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Relationship and Self-Respect Effectiveness (Additionals skills to use with DEARMAN)


Relationships are not just about what we need, but also what the other person needs as well. In the previous blog, the DEARMAN skill video demonstrated the guidelines on how to request your needs or how to say no to unwanted requests effectively. In this blog, we will add to the DEARMAN skill (the what to say) the GIVE and FAST skills (the how to say it). These skills enable you to make your requests known while taking care of the relationship and keeping your self-respect.


Improving or maintaining a good relationship (Stop and read that again…) with the other person in an interaction is the goal we’re striving for WHILE getting your needs met. This is called relationship effectiveness. Being effective in this way is achieved by focusing on the manner in which you go about asking for what you want or saying no. Getting our needs met in a relationship should not require sacrificing or damaging the relationship trust in order to do so. It should also not mean you do all the compromising. In the next short video, you can learn a few key steps on how to get or keep healthy relationships. It will demonstrate how to communicate respect for the other person’s feelings while balancing your own needs. The acronym for this skill is GIVE; be Gentle, act Interested, Validate, and use an Easy Manner.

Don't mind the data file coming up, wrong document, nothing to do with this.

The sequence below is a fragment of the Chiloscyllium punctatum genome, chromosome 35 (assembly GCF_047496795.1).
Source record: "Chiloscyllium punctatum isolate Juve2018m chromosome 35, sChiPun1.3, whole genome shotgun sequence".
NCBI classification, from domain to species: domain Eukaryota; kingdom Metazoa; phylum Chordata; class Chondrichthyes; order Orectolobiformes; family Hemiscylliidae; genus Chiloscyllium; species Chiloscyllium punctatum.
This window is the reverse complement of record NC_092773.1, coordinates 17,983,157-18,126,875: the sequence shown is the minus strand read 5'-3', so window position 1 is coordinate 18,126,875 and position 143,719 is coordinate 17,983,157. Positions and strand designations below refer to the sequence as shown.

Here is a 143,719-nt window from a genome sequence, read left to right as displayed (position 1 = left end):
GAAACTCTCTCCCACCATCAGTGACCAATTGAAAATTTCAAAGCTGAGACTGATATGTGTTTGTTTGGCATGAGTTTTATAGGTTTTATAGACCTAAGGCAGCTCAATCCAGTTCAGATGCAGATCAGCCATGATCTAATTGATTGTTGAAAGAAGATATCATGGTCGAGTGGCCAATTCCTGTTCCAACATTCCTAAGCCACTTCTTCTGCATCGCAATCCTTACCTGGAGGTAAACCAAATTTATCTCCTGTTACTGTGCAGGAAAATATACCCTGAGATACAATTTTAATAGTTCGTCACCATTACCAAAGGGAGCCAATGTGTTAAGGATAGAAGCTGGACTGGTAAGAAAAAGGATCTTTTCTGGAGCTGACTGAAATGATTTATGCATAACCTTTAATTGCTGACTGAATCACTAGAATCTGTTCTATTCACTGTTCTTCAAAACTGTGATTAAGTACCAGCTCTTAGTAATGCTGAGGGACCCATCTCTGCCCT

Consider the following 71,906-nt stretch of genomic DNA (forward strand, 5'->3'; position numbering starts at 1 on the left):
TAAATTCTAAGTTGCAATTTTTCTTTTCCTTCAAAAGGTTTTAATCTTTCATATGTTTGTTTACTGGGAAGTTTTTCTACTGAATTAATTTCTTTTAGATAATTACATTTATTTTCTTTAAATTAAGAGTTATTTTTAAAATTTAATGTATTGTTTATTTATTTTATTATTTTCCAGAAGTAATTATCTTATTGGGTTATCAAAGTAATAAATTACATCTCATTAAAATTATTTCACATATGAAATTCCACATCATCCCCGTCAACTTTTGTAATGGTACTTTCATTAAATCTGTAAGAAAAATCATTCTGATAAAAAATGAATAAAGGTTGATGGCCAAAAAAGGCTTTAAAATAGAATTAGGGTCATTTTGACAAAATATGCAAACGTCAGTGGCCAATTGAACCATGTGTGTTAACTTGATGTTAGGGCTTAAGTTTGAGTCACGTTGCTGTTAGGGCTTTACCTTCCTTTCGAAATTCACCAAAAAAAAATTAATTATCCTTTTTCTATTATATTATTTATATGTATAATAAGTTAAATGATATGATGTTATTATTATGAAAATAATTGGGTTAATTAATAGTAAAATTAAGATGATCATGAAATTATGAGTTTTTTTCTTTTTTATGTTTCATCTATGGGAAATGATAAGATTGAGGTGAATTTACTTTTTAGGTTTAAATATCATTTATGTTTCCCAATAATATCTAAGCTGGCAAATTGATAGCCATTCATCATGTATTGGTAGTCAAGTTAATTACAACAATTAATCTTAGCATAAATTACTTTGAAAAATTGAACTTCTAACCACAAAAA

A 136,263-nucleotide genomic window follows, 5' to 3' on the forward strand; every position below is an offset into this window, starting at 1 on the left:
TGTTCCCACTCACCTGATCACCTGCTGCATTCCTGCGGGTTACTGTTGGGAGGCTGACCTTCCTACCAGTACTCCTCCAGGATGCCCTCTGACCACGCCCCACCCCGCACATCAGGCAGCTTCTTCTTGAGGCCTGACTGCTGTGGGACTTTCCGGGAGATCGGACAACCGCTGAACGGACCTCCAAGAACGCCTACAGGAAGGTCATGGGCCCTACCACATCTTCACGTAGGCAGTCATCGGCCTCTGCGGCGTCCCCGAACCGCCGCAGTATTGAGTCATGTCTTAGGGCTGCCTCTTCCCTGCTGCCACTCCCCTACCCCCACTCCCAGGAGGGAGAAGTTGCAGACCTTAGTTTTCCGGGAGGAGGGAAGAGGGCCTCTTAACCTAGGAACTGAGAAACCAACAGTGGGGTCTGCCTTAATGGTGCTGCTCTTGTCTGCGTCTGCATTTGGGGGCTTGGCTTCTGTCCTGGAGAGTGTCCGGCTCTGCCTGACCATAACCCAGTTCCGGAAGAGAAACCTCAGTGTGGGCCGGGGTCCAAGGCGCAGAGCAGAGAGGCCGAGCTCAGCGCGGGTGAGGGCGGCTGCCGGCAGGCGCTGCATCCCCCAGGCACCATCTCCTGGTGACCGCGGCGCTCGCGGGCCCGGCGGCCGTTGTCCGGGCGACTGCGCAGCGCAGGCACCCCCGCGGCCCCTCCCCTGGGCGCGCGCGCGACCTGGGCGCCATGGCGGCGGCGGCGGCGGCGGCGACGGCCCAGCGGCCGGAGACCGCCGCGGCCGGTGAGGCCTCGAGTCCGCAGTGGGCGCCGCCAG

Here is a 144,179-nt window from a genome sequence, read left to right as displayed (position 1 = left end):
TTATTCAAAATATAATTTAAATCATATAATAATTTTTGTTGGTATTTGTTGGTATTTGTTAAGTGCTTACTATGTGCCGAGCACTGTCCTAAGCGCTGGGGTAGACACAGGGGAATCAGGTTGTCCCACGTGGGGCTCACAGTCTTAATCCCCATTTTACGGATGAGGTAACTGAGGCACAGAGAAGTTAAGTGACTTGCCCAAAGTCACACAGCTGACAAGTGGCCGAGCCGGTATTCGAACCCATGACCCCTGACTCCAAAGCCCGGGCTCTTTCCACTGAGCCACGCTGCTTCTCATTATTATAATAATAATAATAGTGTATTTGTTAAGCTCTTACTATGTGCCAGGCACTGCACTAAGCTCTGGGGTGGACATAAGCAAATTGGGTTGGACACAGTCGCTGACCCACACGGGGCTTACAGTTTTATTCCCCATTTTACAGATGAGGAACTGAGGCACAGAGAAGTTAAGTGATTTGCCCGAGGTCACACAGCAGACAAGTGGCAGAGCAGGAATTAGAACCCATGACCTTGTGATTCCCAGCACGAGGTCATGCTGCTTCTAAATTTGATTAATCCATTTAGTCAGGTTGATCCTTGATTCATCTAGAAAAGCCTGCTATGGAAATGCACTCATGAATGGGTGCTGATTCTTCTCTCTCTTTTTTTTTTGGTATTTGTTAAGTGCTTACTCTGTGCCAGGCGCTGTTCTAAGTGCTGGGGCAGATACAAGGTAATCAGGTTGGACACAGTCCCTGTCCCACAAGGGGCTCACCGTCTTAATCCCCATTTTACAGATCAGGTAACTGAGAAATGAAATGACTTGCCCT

https://www.youtube.com/watch?v=TssJs6g6QLI


Sometimes in relationships, you might find yourself betraying your values and beliefs to receive approval or to get what you want. The FAST skill is an important component for effective communication that allows you to maintain your self-respect and requires you to be truthful about the problems, and not to sacrifice your values or integrity. FAST stands for be Fair, no Apologies, Stick to your values, Be Truthful. The video below demonstrates this skill

https://www.youtube.com/watch?v=Gmjd-9PmCi4

The more you practice these skills, the quicker you will build mastery and become more effective in communicating with others. You build mastery by practicing daily, and by starting with small interactions and moving to the more complex. Good Luck! Let us know how it went by clicking here.

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